LAS VEGAS: The US government's failure to work with businesses is leaving the country's critical infrastructure open to a crippling "cyber Pearl Harbor" attack, according to former CIA director and secretary of defence for President Obama, Leon Panetta.
Panetta criticised the government, arguing that partisan battles within the government are stopping it from properly addressing the growing cyber threat facing industry, during a press briefing attended by V3.
"I have never seen in all my time in and out of Washington so many people who are committed to screwing things up," he said. "In the past I've described the potential happening of a cyber Pearl Harbor, an attack that devastates our critical infrastructure and paralyses our nation. We need better defences to confront these threats."
Panetta said the lack of affirmative action is dangerous as state-sponsored hackers are already targeting the country. "We still live in a dangerous world and the last thing we should do is reduce our guard. We're still a nation, and war and terrorism remains a threat," he said.
"When I was at the CIA in 2009 our counter-intelligence teams told us we were experiencing as many as 100,000 cyber attacks every day. Now you can imagine for the defence department the number of cyber attacks is also enormous. This is because the network is enormous: 1.4 million people on active duty, 300,000 reserves, 800,000 civilians, all of them armed with devices on the network. All of that needs to be defended."
He added that the threat posed by state-sponsored hackers is not limited to government departments and the country has already mitigated attempts on critical infrastructure areas.
"In 2009 to 2012 the focus of our concern was economic espionage and the threat to US intellectual property. Then we received reports of even more disturbing attacks. Distributed denial of services targeting financial institutions. Though largely just nuisance attacks they broke the threshold. They were the first state attacks against our private industry. The next attack was destructive," he said.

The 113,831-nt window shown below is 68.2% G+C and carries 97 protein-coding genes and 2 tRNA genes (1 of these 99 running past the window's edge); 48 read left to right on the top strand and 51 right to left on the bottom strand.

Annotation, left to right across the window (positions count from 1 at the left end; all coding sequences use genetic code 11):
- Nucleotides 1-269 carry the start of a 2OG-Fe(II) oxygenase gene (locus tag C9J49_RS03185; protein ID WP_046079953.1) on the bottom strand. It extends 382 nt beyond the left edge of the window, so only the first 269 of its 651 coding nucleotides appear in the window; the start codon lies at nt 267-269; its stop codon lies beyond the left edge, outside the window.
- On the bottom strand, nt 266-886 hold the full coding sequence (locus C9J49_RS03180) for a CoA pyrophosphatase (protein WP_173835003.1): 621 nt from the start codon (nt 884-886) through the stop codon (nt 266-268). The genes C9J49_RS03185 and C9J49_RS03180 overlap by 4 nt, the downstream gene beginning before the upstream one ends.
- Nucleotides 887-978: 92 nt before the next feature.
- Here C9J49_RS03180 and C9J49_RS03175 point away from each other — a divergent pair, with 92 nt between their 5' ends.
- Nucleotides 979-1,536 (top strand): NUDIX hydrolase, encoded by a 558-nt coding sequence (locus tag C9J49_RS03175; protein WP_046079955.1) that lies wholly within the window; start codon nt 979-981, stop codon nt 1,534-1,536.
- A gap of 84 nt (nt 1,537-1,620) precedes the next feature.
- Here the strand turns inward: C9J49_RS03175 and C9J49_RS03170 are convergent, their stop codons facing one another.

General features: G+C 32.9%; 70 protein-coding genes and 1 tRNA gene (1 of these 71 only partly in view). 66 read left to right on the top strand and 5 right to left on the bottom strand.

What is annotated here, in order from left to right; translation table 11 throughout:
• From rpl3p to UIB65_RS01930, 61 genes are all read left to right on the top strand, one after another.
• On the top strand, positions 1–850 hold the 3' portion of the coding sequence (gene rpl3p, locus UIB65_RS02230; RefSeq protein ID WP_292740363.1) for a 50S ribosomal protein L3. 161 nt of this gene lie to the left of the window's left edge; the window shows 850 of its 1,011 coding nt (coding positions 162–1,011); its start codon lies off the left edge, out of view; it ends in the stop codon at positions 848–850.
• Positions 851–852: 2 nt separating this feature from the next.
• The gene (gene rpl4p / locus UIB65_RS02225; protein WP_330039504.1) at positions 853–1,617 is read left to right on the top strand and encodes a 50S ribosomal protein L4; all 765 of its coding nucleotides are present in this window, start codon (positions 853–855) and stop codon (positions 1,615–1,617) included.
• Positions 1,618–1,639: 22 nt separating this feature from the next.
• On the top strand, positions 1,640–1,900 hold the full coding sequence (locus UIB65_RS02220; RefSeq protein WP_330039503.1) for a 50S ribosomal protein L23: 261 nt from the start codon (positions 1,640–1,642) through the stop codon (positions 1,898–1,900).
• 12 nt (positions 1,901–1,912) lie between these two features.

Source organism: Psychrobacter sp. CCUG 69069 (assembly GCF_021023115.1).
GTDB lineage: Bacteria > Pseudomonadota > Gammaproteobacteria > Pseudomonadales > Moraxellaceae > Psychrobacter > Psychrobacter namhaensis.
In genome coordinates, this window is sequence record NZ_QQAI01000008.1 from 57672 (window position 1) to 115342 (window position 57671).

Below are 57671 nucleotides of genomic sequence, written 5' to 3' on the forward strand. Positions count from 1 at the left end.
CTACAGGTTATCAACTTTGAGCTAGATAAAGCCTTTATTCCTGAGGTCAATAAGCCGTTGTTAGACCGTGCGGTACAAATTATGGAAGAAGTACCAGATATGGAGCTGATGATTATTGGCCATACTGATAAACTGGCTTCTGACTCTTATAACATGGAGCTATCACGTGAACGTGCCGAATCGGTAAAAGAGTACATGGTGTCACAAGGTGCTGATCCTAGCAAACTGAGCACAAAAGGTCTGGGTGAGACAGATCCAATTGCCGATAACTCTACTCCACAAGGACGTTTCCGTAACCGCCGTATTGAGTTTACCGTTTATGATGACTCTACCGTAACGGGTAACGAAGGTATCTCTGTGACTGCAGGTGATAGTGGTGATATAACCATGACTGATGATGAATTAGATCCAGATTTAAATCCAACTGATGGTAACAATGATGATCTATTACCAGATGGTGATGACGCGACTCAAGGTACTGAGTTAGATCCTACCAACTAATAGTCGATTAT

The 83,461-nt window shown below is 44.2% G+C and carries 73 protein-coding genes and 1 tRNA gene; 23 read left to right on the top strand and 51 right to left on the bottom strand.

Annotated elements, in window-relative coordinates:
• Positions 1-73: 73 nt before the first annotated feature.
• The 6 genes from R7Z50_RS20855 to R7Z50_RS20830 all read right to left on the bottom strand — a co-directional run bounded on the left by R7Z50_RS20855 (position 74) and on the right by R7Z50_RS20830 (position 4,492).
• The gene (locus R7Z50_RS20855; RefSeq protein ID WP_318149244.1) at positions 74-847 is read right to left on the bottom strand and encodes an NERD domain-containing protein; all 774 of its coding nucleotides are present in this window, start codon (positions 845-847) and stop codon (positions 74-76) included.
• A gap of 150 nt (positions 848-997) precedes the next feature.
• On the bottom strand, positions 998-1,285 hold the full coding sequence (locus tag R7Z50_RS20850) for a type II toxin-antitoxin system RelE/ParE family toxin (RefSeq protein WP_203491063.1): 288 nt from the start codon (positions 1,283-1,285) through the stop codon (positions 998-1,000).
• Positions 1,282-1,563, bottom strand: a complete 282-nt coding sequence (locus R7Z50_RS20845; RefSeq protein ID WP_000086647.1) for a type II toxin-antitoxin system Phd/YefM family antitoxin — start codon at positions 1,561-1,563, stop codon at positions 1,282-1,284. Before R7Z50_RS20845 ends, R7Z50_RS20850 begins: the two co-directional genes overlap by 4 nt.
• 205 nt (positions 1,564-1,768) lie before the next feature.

"In August of 2012, state-backed hackers hacked into the system of a national oil company in Saudi Arabia. The attack contained a very particular virus the Shamoon virus that literally destroyed 30,000 computers. This is the level of the cyber threat and there are concerns there could be even more destructive attacks – we know state actors are probing our critical infrastructure."
Attacks on businesses involved in critical infrastructure has been a growing concern for governments across the world. Numerous security providers have criticised critical infrastructure areas, such as power plants, for their reliance on outdated software that leaves them open to attack.
Experts from Bluecoat systems and the Jericho Forum argued last year that UK businesses linked to critical infrastructure areas have opened themselves up to cyber attacks by prematurely moving key systems online.
Panetta said governments need to adopt a similar three-stage strategy to that taken by the UK. "First of all, we need to have the American people and the people of the world understand the nature of the threat. Second, we need a strong government and private sector partnership, we all share a global infrastructure and we have a duty to protect it. Private industry must invest more in its defences and it must be willing to share data with the government," he said.
"Third, we have to continue to invest in cyber technologies. The government must continue to invest in creating new technologies and in training and recruiting skilled cyber warriors."
The UK Cyber Security Strategy has already seen the UK government launch numerous initiatives designed to increase collaboration between the public and private sector, and to increase the number of young people training in information security.
These have included schemes such as the Cyber Security Information Sharing Partnership (CISP) and the GCHQ-led Can You Find It code-tracking challenge.
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